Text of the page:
Lawmakers’ outside jobs raise questions

McGreevy is a Times staff writer.

Assemblyman Mike Eng, one of more than two dozen California lawmakers who hold outside jobs, was a steady vote for the Los Angeles Unified School District’s interests this year at the same time his law firm was working for the district under a $550,000 contract.

A Democrat from Monterey Park who sits on the Assembly Education Committee, Eng voted multiple times for legislation sponsored by the district that allows it to obtain $267 million in extra state money.

His five-man law firm, meanwhile, collected $321,000 as part of its three-year deal from L.A. Unified, sometimes in payments made just weeks after Eng’s vote. The payments were reported in district records as compensation for help in getting visas and processing paperwork for foreign teachers.


“Having legislators voting on bills that affect their sources of income raises questions of conflict of interest,” said Bob Stern, president of the Center for Governmental Studies in Los Angeles. “Who is their loyalty owed to, the state or their income sources?”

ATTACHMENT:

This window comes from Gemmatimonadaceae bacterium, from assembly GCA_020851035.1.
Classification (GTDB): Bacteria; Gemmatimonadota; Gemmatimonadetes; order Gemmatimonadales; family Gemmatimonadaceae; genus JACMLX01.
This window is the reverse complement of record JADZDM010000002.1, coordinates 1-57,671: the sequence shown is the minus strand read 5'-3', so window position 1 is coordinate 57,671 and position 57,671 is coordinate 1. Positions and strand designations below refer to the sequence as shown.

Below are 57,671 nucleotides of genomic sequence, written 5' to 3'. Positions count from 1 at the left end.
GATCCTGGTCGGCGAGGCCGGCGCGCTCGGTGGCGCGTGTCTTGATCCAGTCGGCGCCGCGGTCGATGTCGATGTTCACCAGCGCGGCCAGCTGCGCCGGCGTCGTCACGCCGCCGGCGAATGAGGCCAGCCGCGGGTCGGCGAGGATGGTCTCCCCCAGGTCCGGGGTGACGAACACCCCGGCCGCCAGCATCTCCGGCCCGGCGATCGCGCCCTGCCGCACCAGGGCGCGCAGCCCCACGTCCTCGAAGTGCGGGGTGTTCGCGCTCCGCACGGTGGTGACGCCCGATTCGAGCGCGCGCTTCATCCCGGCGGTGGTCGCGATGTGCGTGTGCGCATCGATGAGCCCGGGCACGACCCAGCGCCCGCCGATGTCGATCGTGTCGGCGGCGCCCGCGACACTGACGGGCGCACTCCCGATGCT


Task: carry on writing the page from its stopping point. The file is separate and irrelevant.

Eng didn’t violate any laws, Stern said. California allows legislators to cast votes affecting their industries or professions as long as the measures apply generally and do not affect only one company or agency.

But the assemblyman’s actions highlight what some see as the state’s failure to tightly govern moonlighting by lawmakers.

California’s full-time lawmakers are the highest paid in the nation, earning $150,000 a year including salary and expenses (those in leadership posts make more). The salary is justified, lawmakers often say, because it enables them to live and support their families without outside income.

Yet 30 of the state’s 120 legislators own businesses or hold other outside jobs, according to their most recent statements of economic interest, and some earn more income away from the Capitol than from the public payroll. They own such enterprises as car dealerships, farms, insurance companies, a plastics firm and a real estate appraisal firm. They work in law, agriculture, health insurance and other medical fields.

Some have routinely voted on legislation that affects their private income. Several lawmakers sit on committees that oversee legislation governing their professions or industries.